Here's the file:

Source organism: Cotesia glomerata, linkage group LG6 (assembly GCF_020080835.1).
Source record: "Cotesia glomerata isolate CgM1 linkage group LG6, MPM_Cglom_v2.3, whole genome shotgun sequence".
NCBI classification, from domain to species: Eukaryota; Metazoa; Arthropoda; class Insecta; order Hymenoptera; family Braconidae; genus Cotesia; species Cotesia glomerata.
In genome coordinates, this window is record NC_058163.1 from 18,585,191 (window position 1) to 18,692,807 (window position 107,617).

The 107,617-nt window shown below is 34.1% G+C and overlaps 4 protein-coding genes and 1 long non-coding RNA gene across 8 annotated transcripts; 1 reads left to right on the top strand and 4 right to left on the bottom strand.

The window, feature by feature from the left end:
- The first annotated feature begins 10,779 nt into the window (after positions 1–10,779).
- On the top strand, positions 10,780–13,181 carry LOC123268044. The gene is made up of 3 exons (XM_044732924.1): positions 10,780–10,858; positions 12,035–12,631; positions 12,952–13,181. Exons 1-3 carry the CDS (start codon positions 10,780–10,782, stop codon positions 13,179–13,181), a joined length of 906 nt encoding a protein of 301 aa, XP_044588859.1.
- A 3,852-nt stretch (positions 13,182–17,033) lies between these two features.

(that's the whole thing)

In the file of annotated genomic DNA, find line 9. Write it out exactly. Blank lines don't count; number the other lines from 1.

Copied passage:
- A 3,852-nt stretch (positions 13,182–17,033) lies between these two features.